Simple basic changes to help with heart disease

When facing heart disease there are some things you need to sort out.

Making simple changes can help you beat the odds against heart disease which is, at the end of the day, a leading cause of death.

  • Get smoke-free
    Quit smoking and stay clear of cigarette smoke to lower your risk of a few types of cardiovascular disease
  • Watch what you eat
    Eat lots of fruits, vegetables, pulses, whole grains, fish, and avoid fats from meat, dairy, and processed foods high in hydrogenated oils
  • Stay active
    Couch potatoes have increased cardiovascular disease risk, so make sure you get regular exercise
  • Get tested
    See your doctor to find out if you have problems with high blood pressure or high blood levels of cholesterol, triglycerides, or glucose

It’s a good idea to chat with your doctor and get fully up to scratch on maintaining heart health with information from groups like The British Heart Foundation.

When it comes to supplements various nutritional aids are thought to be helpful such as Co-enzyme q10, L-carnitine and Taurine.

Higher Nature, a group dedicated to providing the best, natural, most effective supplements have three products which are all, in some way, thought to help reduce heart disease.

  • First up there’s Red Sterol Complex which is made from red yeast rice extract, which contains lovastatin (or statins as they are popularly known). This can be used to help lower unhelpful cholesterol in the body. (See NHS report)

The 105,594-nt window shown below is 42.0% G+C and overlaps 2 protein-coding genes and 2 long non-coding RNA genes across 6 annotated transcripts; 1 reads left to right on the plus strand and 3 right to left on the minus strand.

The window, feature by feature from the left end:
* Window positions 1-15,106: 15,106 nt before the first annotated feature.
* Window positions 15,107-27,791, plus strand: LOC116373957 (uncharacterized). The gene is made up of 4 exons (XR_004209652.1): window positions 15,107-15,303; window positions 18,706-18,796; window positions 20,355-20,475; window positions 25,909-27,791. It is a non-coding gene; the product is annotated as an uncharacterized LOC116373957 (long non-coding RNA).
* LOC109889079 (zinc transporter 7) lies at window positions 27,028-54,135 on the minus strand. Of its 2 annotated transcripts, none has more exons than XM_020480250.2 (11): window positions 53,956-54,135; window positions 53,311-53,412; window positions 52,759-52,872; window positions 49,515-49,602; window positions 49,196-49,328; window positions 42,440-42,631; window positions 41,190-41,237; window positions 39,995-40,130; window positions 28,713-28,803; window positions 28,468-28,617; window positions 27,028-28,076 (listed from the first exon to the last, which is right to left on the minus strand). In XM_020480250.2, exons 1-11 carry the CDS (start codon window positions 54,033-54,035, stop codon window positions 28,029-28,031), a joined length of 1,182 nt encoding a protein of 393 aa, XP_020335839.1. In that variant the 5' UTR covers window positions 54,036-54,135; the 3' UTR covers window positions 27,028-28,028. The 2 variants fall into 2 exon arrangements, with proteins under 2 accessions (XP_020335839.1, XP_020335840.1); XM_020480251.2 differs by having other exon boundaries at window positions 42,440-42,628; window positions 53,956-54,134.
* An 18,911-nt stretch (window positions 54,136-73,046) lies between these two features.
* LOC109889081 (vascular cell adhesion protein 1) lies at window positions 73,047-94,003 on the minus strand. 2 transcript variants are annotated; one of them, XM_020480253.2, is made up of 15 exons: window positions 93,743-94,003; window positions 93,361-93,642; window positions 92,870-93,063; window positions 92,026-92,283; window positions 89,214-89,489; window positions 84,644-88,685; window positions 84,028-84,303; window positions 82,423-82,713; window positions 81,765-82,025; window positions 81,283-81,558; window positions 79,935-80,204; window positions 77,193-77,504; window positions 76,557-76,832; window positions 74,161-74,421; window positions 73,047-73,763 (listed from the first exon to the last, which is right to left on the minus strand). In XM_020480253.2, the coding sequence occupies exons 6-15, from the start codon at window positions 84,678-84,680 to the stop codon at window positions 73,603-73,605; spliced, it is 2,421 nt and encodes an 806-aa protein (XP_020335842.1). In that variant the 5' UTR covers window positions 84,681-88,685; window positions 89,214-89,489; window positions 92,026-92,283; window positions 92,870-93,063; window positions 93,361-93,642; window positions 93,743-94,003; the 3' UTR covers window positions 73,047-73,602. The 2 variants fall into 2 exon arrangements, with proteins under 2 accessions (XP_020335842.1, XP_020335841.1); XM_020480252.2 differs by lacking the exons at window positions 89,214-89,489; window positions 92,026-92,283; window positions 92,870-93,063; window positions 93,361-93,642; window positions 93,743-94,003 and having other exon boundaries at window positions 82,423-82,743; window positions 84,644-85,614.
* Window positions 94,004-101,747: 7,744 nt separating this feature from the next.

• Next, there’s Organic Flax Seed Oil which in rich in Omega 3. Having a diet which is high in Omega 3 is recommended for a healthy heart.
  • Finally there’s Maxi Multi, a good old multivitamin and mineral. It should be noted that B vitamins, vitamin C, E and A and magnesium have all been thought to be beneficial to heart health.

Heard about the connection between eating sausages and bacon and pancreatic cancer?

A link between eating processed meat, such as bacon or sausages, and pancreatic cancer has been suggested by researchers in Sweden, who said that eating an extra 50g of processed meat, approximately one sausage, every day would increase a person’s risk by 19%. The study was conducted by Prof Susanna Larsson at the Karolinska Institute, Sweden and published in the British Journal of Cancer.

Avoiding meat

That will leave many of us worried about eating processed meat and concerned about the suggested link between eating sausages and bacon and pancreatic cancer. But many of us will know just what staples sausages and bacon have become in the British diet.

There are alternatives to meat – veggie style

Award-winning ethical food firm The Redwood Wholefood Company produces tasty meat-free sausages and meat-free ‘bacon’ from 100% natural, plant-based ingredients. They are not quite the same as the real bacon but then again we have been warned…